Tread carefully, accursed ones, else you will forever go through life cold, unloved, feared, and isolated.

To this day, those men are referred to as the Cursed Lords of England—the Lords of the Night—and until they find themselves hopelessly and helplessly in love so deep that they cannot survive without winning the heart of their lady, they are doomed to walk the earth hand in hand with their beastly halves, alone.


September 11, 1815

Shalford, near Guildford, Surrey, England

The chill of the early autumn ground seeped into his paws while the crisp air ruffled through the thick fur on his back as he ran.

Donovan James Arthur Sinclair, 8th duke of Manchester, crested a small hill and loped to a halt. Illumination from a half moon filtered through the tree leaves, frosting everything on the ground faintly with silver. Each blade of grass, each leaf, each groove in tree trunks was thrown into sharp relief. He threw back his wolf head, filled his canine lungs with air, and then let out a wild howl that echoed throughout the countryside.

As his hackles rose with anticipation, he bounded into movement once more. Every muscle in his body bunched and released as he ran. His claws dug into the soft earth with each footfall. Snout to the ground, he snuffled for the scent of prey through a few dry, fallen leaves and rotting vegetation.

On nights like this he felt at one with his beastly half, and when the freedom of running overtook him, he could ignore the curse that sent him shifting into the wolf every night.

As his tongue lolled out of his slightly gaping jaws, the sharp metallic taste of blood hit his palate. He’d recently killed a deer to assuage his hunger, and though his belly was full, the urge to hunt still raged, for it also amused him, and he hadn’t run all the way to Surrey from London for nothing. No doubt there were still a few animals for him to bedevil. A trip that would take a few hours by carriage, he accomplished in nearly sixty minutes.

There’s something to be said for becoming the beast within.

His wolf half howled into his mind with a sound he interpreted as laughter. Let me always be like this. Running free as the beast.

Donovan uttered a snort. I beg to differ with you. I rather enjoy my human form.

As a duke, he was afforded certain privileges that other men of the ton didn’t possess. At a position just beneath royalty, he maintained a lofty title, had accumulated two fortunes of his own in his lifetime through clever investments and the sweat of hard work, and he had only to arch an eyebrow or crook a finger if he desired a woman’s company in his bed. He wanted for nothing; his existence unfettered by demands of a spouse or children.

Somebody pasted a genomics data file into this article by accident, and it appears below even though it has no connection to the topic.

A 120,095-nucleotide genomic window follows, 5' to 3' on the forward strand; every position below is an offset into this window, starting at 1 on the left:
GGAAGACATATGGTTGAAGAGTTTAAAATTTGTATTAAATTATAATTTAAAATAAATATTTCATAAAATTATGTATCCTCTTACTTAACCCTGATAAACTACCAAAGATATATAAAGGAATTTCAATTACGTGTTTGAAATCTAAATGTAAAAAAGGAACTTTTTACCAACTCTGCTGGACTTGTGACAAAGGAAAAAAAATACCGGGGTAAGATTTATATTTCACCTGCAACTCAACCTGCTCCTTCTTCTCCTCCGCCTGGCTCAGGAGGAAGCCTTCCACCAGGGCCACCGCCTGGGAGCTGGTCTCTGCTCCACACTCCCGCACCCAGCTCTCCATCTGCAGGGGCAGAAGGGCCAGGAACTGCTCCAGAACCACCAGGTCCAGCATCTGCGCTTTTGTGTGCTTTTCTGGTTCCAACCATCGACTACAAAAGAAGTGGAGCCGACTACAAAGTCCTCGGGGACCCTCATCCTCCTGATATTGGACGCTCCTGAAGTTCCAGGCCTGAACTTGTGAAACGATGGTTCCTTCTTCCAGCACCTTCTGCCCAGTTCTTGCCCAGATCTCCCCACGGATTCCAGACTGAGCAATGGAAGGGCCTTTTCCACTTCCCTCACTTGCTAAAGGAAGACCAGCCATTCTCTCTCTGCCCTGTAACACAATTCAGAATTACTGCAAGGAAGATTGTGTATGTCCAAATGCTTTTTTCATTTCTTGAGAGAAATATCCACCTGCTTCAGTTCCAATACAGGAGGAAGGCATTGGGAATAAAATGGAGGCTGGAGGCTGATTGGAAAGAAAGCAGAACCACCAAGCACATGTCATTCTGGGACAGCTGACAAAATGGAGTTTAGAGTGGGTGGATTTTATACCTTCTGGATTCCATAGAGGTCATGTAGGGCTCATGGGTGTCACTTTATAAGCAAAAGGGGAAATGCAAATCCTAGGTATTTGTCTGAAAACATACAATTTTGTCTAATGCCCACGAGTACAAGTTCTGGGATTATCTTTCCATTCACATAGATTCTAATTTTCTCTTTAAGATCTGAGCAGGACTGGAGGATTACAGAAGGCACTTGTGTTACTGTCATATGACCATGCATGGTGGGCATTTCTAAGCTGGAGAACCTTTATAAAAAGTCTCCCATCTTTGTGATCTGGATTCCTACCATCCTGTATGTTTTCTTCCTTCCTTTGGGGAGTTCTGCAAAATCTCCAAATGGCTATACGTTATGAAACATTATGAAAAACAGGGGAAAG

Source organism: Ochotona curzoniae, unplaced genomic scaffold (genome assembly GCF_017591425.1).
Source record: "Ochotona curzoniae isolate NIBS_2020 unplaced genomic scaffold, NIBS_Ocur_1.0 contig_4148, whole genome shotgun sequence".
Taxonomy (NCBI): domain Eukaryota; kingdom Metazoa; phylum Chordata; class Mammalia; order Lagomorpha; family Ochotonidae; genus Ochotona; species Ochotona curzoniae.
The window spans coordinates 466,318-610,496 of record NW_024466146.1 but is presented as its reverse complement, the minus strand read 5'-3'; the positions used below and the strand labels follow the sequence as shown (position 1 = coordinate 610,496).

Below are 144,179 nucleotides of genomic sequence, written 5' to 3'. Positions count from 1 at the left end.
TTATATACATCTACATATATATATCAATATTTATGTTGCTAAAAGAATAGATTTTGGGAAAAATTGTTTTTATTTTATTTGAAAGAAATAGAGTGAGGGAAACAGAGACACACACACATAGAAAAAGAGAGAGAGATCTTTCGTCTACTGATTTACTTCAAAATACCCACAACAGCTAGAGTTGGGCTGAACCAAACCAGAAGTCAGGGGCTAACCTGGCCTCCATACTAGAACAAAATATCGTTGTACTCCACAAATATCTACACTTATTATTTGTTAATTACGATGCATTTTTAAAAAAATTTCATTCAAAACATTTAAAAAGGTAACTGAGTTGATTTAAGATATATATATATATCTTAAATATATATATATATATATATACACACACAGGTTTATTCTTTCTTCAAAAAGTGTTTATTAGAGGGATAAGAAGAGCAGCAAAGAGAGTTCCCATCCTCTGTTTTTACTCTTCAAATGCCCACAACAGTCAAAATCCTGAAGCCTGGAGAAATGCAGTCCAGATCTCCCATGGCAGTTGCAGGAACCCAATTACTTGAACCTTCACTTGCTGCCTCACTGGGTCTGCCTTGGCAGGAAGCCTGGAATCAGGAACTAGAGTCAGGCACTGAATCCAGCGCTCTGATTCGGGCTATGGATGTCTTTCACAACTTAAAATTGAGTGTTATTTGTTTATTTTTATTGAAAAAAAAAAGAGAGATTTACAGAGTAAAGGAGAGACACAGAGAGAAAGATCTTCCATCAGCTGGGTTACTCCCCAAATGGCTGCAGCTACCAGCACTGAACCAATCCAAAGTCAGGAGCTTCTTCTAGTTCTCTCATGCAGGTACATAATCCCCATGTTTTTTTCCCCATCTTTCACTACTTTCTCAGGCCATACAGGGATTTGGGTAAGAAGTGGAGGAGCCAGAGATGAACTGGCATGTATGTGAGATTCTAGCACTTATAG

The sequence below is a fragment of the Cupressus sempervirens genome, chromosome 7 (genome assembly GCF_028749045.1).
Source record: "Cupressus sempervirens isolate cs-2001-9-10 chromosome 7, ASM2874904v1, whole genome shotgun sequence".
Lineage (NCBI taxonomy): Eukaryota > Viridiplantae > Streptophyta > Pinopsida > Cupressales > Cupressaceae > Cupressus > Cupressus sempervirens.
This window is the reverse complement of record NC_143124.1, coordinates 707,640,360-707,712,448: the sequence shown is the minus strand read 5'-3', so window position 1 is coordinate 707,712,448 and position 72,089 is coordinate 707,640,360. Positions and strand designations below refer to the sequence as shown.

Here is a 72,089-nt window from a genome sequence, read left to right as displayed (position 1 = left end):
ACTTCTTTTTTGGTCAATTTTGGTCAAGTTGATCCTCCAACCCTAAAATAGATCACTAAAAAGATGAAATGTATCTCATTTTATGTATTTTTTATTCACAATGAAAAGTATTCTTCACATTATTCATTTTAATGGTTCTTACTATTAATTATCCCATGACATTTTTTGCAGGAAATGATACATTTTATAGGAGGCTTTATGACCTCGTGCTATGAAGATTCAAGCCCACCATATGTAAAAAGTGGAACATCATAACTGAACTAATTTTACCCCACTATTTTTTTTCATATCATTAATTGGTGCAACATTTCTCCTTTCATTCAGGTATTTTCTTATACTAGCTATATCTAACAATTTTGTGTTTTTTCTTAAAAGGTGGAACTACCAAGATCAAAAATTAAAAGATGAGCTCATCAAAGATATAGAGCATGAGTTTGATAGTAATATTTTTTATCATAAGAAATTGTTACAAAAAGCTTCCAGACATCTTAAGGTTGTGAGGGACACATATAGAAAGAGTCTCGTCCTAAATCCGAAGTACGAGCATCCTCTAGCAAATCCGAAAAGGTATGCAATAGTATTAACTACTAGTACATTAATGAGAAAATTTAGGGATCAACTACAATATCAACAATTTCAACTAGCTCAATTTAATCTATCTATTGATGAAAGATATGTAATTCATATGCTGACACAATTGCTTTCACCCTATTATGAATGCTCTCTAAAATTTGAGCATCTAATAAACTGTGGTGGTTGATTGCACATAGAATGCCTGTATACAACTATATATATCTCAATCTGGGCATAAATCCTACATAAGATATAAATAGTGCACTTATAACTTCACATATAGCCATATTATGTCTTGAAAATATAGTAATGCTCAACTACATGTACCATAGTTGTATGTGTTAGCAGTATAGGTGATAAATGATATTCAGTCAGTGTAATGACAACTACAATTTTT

A twinge moved through his innards. Children that he’d been careful not to father for fear that males would be cursed as well and further besmirch his name through society. If the line stopped with him, so be it, but he refused to have anyone else trapped by shifter blood for something they—or he, or hell, even his grandfather—didn’t do.

I’m not that selfish.

He snickered. But he was selfish enough to live only for his pleasure. He was a duke, after all, and it was his God-given right. Life was perfect, or it would be if not for the damn curse he’d struggled with every day of his five and thirty years, fought against the whims of the beast within. He narrowed his wolfish eyes. Just like seven dukes of the same title before him, he’d had no choice except to submit to the demands of his beast when the desire to shift came upon him.

But he made damn certain to keep tight control on that aspect of his life. He refused to kill people, and in that, at least the shift remained civilized, for he’d learned much about himself during his stint in fighting Napoleon. In those years, he’d allowed the beast free reign. The wolf had killed many French; it was war after all. Afterward he’d despised himself even more for what he’d done, and he’d vowed to never again let the wolf override his human logic and thinking.

Being cursed was his lot, and he attempted to make the best of it, even if he hated it at times, but he didn’t need to reduce himself to a beastly mentality. If he didn’t have his wolf, he’d never know the joy of running through the English countryside or the freedom found with escaping the confines of London and the responsibilities that came with the title.

Those that were still valid in the places where he was accepted and not black-listed. Another “benefit” that came with the curse.

He pushed such thoughts from his head. Almost dawn, light had begun to break at the horizon, and those gold and lavender glimmers reminded him that he’d need to turn about soon and return to London if he didn’t wish to be seen as the beast, or worse, naked as he reclaimed his human form.

Stay longer. It is good here, nice for me. Quiet. There is the scent of goodness, of nature.

Donovan quelled the urge to roll his eyes. And London is nice for me. We’re going home. He might be bound to the animal, but that didn’t mean he had to live like one. London could be loud, dirty at times, and crowded, but it was his home.